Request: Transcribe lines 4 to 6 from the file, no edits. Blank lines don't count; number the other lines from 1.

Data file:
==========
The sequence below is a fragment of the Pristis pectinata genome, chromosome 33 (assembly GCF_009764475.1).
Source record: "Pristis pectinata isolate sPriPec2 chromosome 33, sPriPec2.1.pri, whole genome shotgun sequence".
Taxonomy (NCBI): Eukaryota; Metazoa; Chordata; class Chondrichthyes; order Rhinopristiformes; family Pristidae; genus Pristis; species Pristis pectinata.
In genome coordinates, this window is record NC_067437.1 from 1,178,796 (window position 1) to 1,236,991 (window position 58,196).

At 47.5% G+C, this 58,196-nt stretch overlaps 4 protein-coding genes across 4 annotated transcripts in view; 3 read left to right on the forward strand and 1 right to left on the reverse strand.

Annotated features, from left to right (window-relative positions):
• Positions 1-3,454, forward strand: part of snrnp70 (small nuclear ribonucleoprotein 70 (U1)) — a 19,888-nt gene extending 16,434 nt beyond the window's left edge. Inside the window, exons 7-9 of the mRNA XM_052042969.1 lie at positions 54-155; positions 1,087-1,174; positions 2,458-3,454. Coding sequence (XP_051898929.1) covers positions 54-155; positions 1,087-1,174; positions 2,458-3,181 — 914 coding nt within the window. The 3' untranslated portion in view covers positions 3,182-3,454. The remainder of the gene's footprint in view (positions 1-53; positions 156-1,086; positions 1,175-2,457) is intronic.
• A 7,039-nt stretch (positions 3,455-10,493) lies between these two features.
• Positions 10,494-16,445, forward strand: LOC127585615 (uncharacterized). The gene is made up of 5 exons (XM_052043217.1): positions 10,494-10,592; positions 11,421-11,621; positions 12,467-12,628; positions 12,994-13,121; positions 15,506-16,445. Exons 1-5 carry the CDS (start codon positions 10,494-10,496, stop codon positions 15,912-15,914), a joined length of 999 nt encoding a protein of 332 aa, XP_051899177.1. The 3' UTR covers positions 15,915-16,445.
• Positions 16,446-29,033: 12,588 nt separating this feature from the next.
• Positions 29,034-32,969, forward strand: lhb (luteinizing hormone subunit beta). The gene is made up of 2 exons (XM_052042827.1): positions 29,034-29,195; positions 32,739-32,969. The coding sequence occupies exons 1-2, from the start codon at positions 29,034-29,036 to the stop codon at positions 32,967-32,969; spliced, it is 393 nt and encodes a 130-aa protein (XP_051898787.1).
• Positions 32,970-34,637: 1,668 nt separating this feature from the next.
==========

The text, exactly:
In genome coordinates, this window is record NC_067437.1 from 1,178,796 (window position 1) to 1,236,991 (window position 58,196).

At 47.5% G+C, this 58,196-nt stretch overlaps 4 protein-coding genes across 4 annotated transcripts in view; 3 read left to right on the forward strand and 1 right to left on the reverse strand.

Annotated features, from left to right (window-relative positions):